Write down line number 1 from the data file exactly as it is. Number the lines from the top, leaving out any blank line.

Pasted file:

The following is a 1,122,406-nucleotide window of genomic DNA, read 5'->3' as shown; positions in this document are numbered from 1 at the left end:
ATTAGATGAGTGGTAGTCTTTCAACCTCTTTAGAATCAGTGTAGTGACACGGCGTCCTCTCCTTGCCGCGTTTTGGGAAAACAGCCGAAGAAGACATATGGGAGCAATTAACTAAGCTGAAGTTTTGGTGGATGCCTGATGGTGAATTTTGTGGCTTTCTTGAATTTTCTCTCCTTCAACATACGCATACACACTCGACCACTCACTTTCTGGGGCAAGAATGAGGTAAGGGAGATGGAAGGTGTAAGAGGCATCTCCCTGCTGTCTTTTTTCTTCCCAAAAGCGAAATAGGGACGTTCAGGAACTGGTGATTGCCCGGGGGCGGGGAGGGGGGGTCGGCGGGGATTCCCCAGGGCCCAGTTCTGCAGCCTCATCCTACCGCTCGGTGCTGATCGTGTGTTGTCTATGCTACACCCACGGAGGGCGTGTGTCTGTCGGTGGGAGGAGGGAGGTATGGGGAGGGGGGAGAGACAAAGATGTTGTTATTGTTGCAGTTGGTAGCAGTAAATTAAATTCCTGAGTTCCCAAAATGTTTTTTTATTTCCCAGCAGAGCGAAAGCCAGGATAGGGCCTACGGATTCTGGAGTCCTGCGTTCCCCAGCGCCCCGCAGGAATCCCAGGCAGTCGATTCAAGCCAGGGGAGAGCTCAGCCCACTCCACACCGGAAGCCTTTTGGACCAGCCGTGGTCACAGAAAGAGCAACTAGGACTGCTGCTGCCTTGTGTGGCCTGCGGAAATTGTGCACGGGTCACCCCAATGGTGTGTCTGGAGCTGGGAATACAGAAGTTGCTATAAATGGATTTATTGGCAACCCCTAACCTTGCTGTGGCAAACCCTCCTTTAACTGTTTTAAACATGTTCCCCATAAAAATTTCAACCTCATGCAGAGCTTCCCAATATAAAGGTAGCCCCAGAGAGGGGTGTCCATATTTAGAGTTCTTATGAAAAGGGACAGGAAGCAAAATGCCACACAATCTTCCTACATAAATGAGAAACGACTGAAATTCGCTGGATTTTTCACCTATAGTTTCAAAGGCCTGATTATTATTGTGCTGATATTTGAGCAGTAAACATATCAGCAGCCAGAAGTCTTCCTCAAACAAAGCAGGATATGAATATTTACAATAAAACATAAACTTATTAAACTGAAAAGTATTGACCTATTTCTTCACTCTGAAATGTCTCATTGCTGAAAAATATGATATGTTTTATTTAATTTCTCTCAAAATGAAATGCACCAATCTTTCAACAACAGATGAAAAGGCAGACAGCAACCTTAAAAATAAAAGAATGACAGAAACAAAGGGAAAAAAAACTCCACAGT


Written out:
The following is a 1,122,406-nucleotide window of genomic DNA, read 5'->3' as shown; positions in this document are numbered from 1 at the left end: